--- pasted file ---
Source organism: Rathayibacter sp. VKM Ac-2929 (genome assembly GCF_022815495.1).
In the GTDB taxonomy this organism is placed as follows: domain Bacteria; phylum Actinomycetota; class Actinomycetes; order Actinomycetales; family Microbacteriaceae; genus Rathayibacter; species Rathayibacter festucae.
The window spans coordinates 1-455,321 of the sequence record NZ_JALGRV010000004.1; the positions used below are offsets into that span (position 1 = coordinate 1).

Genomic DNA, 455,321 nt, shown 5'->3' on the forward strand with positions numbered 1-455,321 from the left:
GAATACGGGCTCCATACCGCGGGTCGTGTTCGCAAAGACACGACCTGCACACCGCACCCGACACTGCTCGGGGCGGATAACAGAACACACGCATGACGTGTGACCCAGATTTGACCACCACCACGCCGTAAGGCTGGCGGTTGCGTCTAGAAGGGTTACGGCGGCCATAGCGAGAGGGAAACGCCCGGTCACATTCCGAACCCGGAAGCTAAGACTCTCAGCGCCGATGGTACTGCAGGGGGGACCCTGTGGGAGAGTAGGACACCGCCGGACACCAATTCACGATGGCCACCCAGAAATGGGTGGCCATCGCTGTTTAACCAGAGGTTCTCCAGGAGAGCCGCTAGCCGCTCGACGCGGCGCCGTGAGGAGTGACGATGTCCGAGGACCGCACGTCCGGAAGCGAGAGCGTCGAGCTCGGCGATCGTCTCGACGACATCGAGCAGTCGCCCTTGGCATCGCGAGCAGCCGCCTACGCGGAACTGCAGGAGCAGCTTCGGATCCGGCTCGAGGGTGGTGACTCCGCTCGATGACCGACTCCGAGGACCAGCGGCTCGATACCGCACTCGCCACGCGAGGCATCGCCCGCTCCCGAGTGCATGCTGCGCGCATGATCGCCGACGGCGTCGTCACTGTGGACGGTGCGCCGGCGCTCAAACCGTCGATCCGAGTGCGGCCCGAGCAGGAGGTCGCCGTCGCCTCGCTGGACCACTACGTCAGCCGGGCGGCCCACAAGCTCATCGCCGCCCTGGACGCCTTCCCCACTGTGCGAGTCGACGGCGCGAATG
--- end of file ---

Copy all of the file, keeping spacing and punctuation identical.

Source organism: Rathayibacter sp. VKM Ac-2929 (genome assembly GCF_022815495.1).
In the GTDB taxonomy this organism is placed as follows: domain Bacteria; phylum Actinomycetota; class Actinomycetes; order Actinomycetales; family Microbacteriaceae; genus Rathayibacter; species Rathayibacter festucae.
The window spans coordinates 1-455,321 of the sequence record NZ_JALGRV010000004.1; the positions used below are offsets into that span (position 1 = coordinate 1).

Genomic DNA, 455,321 nt, shown 5'->3' on the forward strand with positions numbered 1-455,321 from the left:
GAATACGGGCTCCATACCGCGGGTCGTGTTCGCAAAGACACGACCTGCACACCGCACCCGACACTGCTCGGGGCGGATAACAGAACACACGCATGACGTGTGACCCAGATTTGACCACCACCACGCCGTAAGGCTGGCGGTTGCGTCTAGAAGGGTTACGGCGGCCATAGCGAGAGGGAAACGCCCGGTCACATTCCGAACCCGGAAGCTAAGACTCTCAGCGCCGATGGTACTGCAGGGGGGACCCTGTGGGAGAGTAGGACACCGCCGGACACCAATTCACGATGGCCACCCAGAAATGGGTGGCCATCGCTGTTTAACCAGAGGTTCTCCAGGAGAGCCGCTAGCCGCTCGACGCGGCGCCGTGAGGAGTGACGATGTCCGAGGACCGCACGTCCGGAAGCGAGAGCGTCGAGCTCGGCGATCGTCTCGACGACATCGAGCAGTCGCCCTTGGCATCGCGAGCAGCCGCCTACGCGGAACTGCAGGAGCAGCTTCGGATCCGGCTCGAGGGTGGTGACTCCGCTCGATGACCGACTCCGAGGACCAGCGGCTCGATACCGCACTCGCCACGCGAGGCATCGCCCGCTCCCGAGTGCATGCTGCGCGCATGATCGCCGACGGCGTCGTCACTGTGGACGGTGCGCCGGCGCTCAAACCGTCGATCCGAGTGCGGCCCGAGCAGGAGGTCGCCGTCGCCTCGCTGGACCACTACGTCAGCCGGGCGGCCCACAAGCTCATCGCCGCCCTGGACGCCTTCCCCACTGTGCGAGTCGACGGCGCGAATG